"I had all the opportunities in the world."
If Shereen and Tony Andrews hadn’t moved from Sri Lanka to Dubai in the 1970s their son Andy might never have become a pro-athlete.
It was hard to make a living in Sri Lanka at the time, and the opulent city of Dubai afforded the young couple a chance to start their own businesses. The change meant they could afford to give their son golf lessons; 12 years after he hit a ball on the driving range for the first time, their son went pro.
“I had all the opportunities in the world,” Andy said.
For four years, Andy traveled around the world to play tournaments across the United States, the United Kingdom and Asia, padding his suitcase with the winnings and sponsorships that allowed him to live the dream.
But he was wrenched awake from that dream in December 2013, when his 28-year-old sister succumbed to cancer. Suddenly, trophies and triumph on the perfectly manicured green didn’t seem so important.
“I started asking myself, ‘What am I doing, and why am I doing it?’” he said. “And I found a lot of holes when it came to golf. I didn’t know why I was doing it … it seemed kind of stupid, and there was no purpose to it.”
For a while, the only thing he could bring himself to do was CrossFit, something he initially began only to increase the power of his swing.
“I lost interest in everything and was completely demotivated,” he explained. “The one thing that was keeping me on the straight and narrow was knowing that I had to work out the following day.”
But as the months passed, the workouts went from a solace to something more. He attended a CrossFit Level 1 Seminar that spring, and decided, quite confidently, this was what he wanted to do with his life.
“It fired me up like crazy,” he said. “I thought, ‘This is it. Now I can actually do something.’”
He would have that opportunity just one month later while on vacation in Sri Lanka, blowing off steam on the beach with his friends. He went online to find the nearest affiliate and was shocked to see there wasn’t a single box in the entire country.
“It didn’t even strike me that people have no idea what CrossFit is here,” he said.
So he took to the beach, turning rocks, bamboo sticks and the ocean into a makeshift gym. He got strange looks, but he didn’t care. After a few days, he ventured into a local globo gym, where he saw something unexpected: a perfectly decent pull-up rig.
“I was like, ‘Oh my god, jackpot,’” he said.
The owner, Piet De Jong, was building a functional fitness center in their gym, and said he would affiliate with CrossFit as soon as he could find a full-time Level 1 trainer to coach their classes.
Without thinking of his life back in Dubai, Andy immediately volunteered.
“I said, ‘I’m here on holiday, I can start it up for you if you want,’” he recalled.
The June vacation turned into an indefinite stay as Andy helped get the country’s first affiliate off the ground. Five months later, Vaaj CrossFit became Sri Lanka’s first affiliate, and Andy its first coach.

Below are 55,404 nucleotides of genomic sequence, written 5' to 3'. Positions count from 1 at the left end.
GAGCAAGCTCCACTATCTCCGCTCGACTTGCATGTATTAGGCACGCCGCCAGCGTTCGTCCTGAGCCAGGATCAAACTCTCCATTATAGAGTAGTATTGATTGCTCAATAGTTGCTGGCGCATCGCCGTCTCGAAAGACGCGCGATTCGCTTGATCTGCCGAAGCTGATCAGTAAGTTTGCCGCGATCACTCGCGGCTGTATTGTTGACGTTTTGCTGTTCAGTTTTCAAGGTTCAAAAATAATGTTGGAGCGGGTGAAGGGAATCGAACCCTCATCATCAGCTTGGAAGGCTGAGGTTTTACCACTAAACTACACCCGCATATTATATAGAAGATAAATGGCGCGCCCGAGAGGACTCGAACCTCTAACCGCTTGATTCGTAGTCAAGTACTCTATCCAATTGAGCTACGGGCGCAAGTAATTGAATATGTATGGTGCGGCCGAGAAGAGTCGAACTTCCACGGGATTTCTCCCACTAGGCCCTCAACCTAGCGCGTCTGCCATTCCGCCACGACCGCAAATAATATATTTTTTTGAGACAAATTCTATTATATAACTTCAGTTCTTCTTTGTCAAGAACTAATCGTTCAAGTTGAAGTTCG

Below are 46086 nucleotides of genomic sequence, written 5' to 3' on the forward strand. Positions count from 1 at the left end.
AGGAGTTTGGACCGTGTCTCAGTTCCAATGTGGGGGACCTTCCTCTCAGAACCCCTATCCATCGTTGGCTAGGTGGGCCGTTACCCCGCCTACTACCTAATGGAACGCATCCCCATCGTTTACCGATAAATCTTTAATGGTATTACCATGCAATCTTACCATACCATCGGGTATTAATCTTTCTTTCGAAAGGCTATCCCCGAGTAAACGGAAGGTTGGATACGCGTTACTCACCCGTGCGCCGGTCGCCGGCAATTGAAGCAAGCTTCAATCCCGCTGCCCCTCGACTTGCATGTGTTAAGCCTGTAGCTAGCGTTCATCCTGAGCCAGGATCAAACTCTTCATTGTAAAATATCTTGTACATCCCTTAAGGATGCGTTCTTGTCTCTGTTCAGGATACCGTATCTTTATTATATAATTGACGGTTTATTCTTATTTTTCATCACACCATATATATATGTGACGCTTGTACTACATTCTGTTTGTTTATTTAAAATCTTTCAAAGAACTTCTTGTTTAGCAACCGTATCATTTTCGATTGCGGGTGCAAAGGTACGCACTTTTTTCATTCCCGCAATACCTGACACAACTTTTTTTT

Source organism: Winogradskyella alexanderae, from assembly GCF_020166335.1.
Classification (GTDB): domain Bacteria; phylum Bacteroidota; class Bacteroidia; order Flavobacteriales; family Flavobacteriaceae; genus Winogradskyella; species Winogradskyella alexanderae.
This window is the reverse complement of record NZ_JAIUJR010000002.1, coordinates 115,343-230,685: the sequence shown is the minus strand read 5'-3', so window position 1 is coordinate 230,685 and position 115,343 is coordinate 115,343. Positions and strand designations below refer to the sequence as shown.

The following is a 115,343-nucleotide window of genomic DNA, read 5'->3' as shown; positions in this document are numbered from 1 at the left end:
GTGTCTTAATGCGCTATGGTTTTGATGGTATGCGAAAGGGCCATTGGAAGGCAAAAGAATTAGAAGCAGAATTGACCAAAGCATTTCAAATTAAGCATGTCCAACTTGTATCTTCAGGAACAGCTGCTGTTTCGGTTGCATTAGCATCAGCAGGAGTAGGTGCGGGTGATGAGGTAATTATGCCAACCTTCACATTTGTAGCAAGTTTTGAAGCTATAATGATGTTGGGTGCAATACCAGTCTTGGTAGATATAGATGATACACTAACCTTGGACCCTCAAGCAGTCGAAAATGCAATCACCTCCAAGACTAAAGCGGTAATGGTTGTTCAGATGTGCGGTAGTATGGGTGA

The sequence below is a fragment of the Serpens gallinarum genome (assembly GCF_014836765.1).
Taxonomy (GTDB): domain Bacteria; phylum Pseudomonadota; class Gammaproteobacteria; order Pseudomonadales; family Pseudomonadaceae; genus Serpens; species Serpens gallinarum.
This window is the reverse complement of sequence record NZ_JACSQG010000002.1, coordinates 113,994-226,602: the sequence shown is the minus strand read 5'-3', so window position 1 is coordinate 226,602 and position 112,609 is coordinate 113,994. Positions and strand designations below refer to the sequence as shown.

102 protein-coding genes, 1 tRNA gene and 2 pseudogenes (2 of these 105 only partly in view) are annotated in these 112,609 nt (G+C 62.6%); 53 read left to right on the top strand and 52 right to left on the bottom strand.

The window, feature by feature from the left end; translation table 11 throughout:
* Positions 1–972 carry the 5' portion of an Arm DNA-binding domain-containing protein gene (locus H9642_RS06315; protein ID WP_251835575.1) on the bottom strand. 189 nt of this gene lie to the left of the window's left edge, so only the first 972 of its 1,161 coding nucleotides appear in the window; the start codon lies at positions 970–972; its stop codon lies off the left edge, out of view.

His first challenge was to convince people to try CrossFit. Generally, the fitness culture in Sri Lanka centers around bodybuilding for men and yoga and Zumba for women. The men feared losing mass with CrossFit, calling it a “cardio workout,” while the women feared gaining it.
For the first few weeks, Andy trained only one athlete, a curious convert from the globo gym’s circuit class upstairs. By the end of November, six more crossed over. The numbers continued to climb as globo-gym goers wandered in, intrigued by the frenzy of fitness visible through the window on their way to the machines.
“All I do is show (women) videos of the regional events and how good all those women look, and they're sold,” he said.
The men warmed up to CrossFit when they saw CrossFit athletes lifting more weight than them, Andy said. Clients in their 40s and 50s signed on after he showed them videos of the masters competition at the CrossFit Games.
Today, Vaaj CrossFit has 25 members—seven women, 18 men—10 of whom plan to compete in the upcoming CrossFit Games Open. The chance to compete as an adult is the main appeal.
“In Sri Lanka, like in America, high-school sports are huge,” Andy said. “There’s this huge group of guys that get done with school, and then it’s just work. They have no avenue to express their competitive spirit.”
But it’s not just about competition, Andy said. Eager to build the same sense of community he felt at his affiliate in Dubai, he plans on having his athletes perform the Open workouts one at a time, each taking the spotlight while the others cheer.
“Naturally, everyone’s going to motivate them, they’re not just going to sit there and watch them suffer,” he said. “I think it’s really going to bring them together.”
Though he doesn’t expect to send a team to regionals, Andy said the athletes at Vaaj CrossFit take seriously their opportunity to represent the budding CrossFit community in Sri Lanka as the country’s sole affiliate.
“I think everyone is motivated by that, and they want to set an example,” he said. “It’s going to take a little bit of time … but I think CrossFit is going to change the mentality of working out in Sri Lanka. Currently, it's all about aesthetics ... but I know it will change because the change has already begun and it’s only a matter of time.”
“That is why I’m so passionate about it,” he added. “Because I know (CrossFit) is more than just working out. It’s important to bring it here for that very reason.”
And though he is no longer courted by sponsors or paid to travel, he doesn’t regret the decision to leave his life as a pro-athlete behind.
“Golf is a very selfish sport,” he said. “With (CrossFit) coaching, you’re doing everything to help other people and not yourself.”